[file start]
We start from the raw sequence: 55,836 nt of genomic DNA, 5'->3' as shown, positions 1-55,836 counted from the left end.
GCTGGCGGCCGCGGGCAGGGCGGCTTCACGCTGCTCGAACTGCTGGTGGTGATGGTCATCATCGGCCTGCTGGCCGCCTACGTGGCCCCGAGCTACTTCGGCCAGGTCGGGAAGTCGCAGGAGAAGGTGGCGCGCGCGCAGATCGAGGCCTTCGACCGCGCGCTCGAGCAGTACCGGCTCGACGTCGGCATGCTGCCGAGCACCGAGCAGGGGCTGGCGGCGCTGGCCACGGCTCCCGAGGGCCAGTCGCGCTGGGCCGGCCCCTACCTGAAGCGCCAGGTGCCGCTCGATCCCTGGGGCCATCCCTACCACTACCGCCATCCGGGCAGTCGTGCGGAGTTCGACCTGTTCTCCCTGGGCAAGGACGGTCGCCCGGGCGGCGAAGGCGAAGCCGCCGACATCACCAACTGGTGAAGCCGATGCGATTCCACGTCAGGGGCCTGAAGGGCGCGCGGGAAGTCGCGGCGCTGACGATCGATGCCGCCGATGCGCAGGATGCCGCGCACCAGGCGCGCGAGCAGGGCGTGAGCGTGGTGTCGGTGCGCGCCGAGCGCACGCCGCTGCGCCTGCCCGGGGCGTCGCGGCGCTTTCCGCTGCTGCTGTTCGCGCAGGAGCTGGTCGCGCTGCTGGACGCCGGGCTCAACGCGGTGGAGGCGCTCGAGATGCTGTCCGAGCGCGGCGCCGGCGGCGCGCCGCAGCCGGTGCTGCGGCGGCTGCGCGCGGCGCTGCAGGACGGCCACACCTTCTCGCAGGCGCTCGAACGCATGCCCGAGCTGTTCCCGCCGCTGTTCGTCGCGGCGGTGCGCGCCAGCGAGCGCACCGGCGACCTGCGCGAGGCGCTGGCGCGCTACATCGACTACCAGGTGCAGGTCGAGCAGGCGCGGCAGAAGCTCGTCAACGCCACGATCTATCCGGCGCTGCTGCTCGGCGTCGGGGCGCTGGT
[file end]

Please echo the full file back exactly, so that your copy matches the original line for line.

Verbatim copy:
We start from the raw sequence: 55,836 nt of genomic DNA, 5'->3' as shown, positions 1-55,836 counted from the left end.
GCTGGCGGCCGCGGGCAGGGCGGCTTCACGCTGCTCGAACTGCTGGTGGTGATGGTCATCATCGGCCTGCTGGCCGCCTACGTGGCCCCGAGCTACTTCGGCCAGGTCGGGAAGTCGCAGGAGAAGGTGGCGCGCGCGCAGATCGAGGCCTTCGACCGCGCGCTCGAGCAGTACCGGCTCGACGTCGGCATGCTGCCGAGCACCGAGCAGGGGCTGGCGGCGCTGGCCACGGCTCCCGAGGGCCAGTCGCGCTGGGCCGGCCCCTACCTGAAGCGCCAGGTGCCGCTCGATCCCTGGGGCCATCCCTACCACTACCGCCATCCGGGCAGTCGTGCGGAGTTCGACCTGTTCTCCCTGGGCAAGGACGGTCGCCCGGGCGGCGAAGGCGAAGCCGCCGACATCACCAACTGGTGAAGCCGATGCGATTCCACGTCAGGGGCCTGAAGGGCGCGCGGGAAGTCGCGGCGCTGACGATCGATGCCGCCGATGCGCAGGATGCCGCGCACCAGGCGCGCGAGCAGGGCGTGAGCGTGGTGTCGGTGCGCGCCGAGCGCACGCCGCTGCGCCTGCCCGGGGCGTCGCGGCGCTTTCCGCTGCTGCTGTTCGCGCAGGAGCTGGTCGCGCTGCTGGACGCCGGGCTCAACGCGGTGGAGGCGCTCGAGATGCTGTCCGAGCGCGGCGCCGGCGGCGCGCCGCAGCCGGTGCTGCGGCGGCTGCGCGCGGCGCTGCAGGACGGCCACACCTTCTCGCAGGCGCTCGAACGCATGCCCGAGCTGTTCCCGCCGCTGTTCGTCGCGGCGGTGCGCGCCAGCGAGCGCACCGGCGACCTGCGCGAGGCGCTGGCGCGCTACATCGACTACCAGGTGCAGGTCGAGCAGGCGCGGCAGAAGCTCGTCAACGCCACGATCTATCCGGCGCTGCTGCTCGGCGTCGGGGCGCTGGT